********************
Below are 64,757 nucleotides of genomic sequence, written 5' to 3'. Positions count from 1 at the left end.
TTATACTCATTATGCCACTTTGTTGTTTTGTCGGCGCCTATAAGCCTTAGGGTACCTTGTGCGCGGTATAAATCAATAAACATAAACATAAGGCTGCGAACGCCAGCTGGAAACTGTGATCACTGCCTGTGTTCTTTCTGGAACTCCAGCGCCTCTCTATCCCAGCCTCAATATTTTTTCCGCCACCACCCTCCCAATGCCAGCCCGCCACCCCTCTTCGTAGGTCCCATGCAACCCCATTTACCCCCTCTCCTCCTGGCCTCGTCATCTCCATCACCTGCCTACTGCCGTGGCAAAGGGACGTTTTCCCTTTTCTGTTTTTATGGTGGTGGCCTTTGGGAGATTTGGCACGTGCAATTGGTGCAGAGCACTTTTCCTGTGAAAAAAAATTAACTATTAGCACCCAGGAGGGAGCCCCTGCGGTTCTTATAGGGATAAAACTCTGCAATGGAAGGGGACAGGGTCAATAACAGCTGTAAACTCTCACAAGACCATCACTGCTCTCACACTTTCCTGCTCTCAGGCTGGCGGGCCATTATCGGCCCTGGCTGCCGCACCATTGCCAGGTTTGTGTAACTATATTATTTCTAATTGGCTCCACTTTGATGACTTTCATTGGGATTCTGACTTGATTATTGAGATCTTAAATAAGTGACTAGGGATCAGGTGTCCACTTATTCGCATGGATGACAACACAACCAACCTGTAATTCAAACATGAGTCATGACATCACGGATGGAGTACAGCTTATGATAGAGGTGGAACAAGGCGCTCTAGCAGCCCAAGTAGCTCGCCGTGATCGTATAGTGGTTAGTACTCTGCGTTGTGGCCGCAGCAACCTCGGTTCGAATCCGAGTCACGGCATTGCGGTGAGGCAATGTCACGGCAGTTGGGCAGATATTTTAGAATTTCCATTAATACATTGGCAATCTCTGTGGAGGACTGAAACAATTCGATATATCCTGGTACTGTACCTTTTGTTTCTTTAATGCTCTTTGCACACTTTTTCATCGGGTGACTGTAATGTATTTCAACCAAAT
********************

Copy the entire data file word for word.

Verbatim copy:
Below are 64,757 nucleotides of genomic sequence, written 5' to 3'. Positions count from 1 at the left end.
TTATACTCATTATGCCACTTTGTTGTTTTGTCGGCGCCTATAAGCCTTAGGGTACCTTGTGCGCGGTATAAATCAATAAACATAAACATAAGGCTGCGAACGCCAGCTGGAAACTGTGATCACTGCCTGTGTTCTTTCTGGAACTCCAGCGCCTCTCTATCCCAGCCTCAATATTTTTTCCGCCACCACCCTCCCAATGCCAGCCCGCCACCCCTCTTCGTAGGTCCCATGCAACCCCATTTACCCCCTCTCCTCCTGGCCTCGTCATCTCCATCACCTGCCTACTGCCGTGGCAAAGGGACGTTTTCCCTTTTCTGTTTTTATGGTGGTGGCCTTTGGGAGATTTGGCACGTGCAATTGGTGCAGAGCACTTTTCCTGTGAAAAAAAATTAACTATTAGCACCCAGGAGGGAGCCCCTGCGGTTCTTATAGGGATAAAACTCTGCAATGGAAGGGGACAGGGTCAATAACAGCTGTAAACTCTCACAAGACCATCACTGCTCTCACACTTTCCTGCTCTCAGGCTGGCGGGCCATTATCGGCCCTGGCTGCCGCACCATTGCCAGGTTTGTGTAACTATATTATTTCTAATTGGCTCCACTTTGATGACTTTCATTGGGATTCTGACTTGATTATTGAGATCTTAAATAAGTGACTAGGGATCAGGTGTCCACTTATTCGCATGGATGACAACACAACCAACCTGTAATTCAAACATGAGTCATGACATCACGGATGGAGTACAGCTTATGATAGAGGTGGAACAAGGCGCTCTAGCAGCCCAAGTAGCTCGCCGTGATCGTATAGTGGTTAGTACTCTGCGTTGTGGCCGCAGCAACCTCGGTTCGAATCCGAGTCACGGCATTGCGGTGAGGCAATGTCACGGCAGTTGGGCAGATATTTTAGAATTTCCATTAATACATTGGCAATCTCTGTGGAGGACTGAAACAATTCGATATATCCTGGTACTGTACCTTTTGTTTCTTTAATGCTCTTTGCACACTTTTTCATCGGGTGACTGTAATGTATTTCAACCAAAT